Fourth Quarter

Rodney Hood started off the fourth with a couple threes, signaling to the Wizards that the comeback would be hard. With Lillard still rolling and Trent, Jr. in the vicinity, the Blazers had all the firepower needed to make it happen. But flagging defense and feet allowed the Wizards to close the lead late. Portland stood and watched as Washington ran. The Wizards closed the lead to 4 with four minutes remaining, but Trent, Jr. splashed another three and that was enough. A big Lillard slam with 2:10 remaining put the lid on the game. We even got one of our first “Lillard Time” wristwatch celebrations as the Blazers cruised to victory.

Analysis

Put some respect on Gary Trent, Jr.’s name. He set the tone in the game with his defense, then added 7-9 shooting from distance, 8-16 overall, for 26 points. His game is professional now: two-way, confident, and impactful.

Enes Kanter had 5 offensive rebounds, but it felt like 50. He was disruptive on the glass, giving the Blazers extra possessions and eating clock to help preserve the lead. He was knocking around Wizards like bowling pins. 14 points, 15 rebounds.

Rodney Hood looked like Rodney Good of olden days tonight. His three-point shot was pure (3-6 from the arc) and he was able to move around the floor.

Robert Covington had a “What the What???” moment in the first period, hitting his first three triples. He aligned with teammates providing mostly-solid defense. 19 points on 5-8 shooting from distance gave Portland the edge they needed to make the game comfortable.

Carmelo Anthony scored 21 points on 8-16 shooting, which is a fantastic stat line. With their bench seriously depleted, the Blazers were happy to go to him. The Wizards started to enjoy it too as the game unfolded, double-teaming him on the catch, knowing he was either going to shoot in isolation or wilt. The plan may not be sustainable; Portland needs to get players healthy quickly. You can’t argue with 21 points in 26 minutes, though. Tip of the hat to ‘Melo.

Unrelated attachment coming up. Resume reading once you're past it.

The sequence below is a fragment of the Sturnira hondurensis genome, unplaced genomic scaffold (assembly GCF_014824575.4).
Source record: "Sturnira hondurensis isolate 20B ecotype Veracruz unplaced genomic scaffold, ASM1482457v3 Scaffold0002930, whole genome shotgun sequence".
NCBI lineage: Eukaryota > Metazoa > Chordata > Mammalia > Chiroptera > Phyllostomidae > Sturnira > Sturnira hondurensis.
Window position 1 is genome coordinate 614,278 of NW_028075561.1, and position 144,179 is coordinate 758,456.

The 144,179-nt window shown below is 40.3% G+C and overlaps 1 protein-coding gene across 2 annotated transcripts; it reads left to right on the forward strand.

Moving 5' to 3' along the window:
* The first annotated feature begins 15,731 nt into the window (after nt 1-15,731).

The Blazers forced 7 turnovers in the first period, a prodigious rate. Behind Trent, Jr. and Covington, they demonstrated what their defense could be. Flagging energy kept them from sustaining the attack, but for a moment, they looked good.

Just as importantly, Washington shot on 17 free throws. Over-aggressive defense from overly-tired players is usually a set-up for Whistlemania. Portland avoided that trap.

Oh...Damian Lillard had 32 points and 8 assists too.

The takeaways from this game were pretty basic:

  1. Portland can play good defense upon occasion. When they do, they look great.
  2. Three-point shooting makes everything better for the Blazers. They hit 21-46 tonight, 45.7%. That made the game easy.
  3. Damian Lillard is fantastic, but if the Blazers want to win consistently, the rest of the team has to be there. The difference between just a little bit of coordinated effort and Iso-Ball Hell (coupled with colander-like defense) is night and day.

Boxscore

Check out this awesome Instant Recap from Marlow Ferguson, Jr.

The Blazers face off against Joel Embiid and the Philadelphia 76’ers on Thursday night at 5:00 PM, Pacific.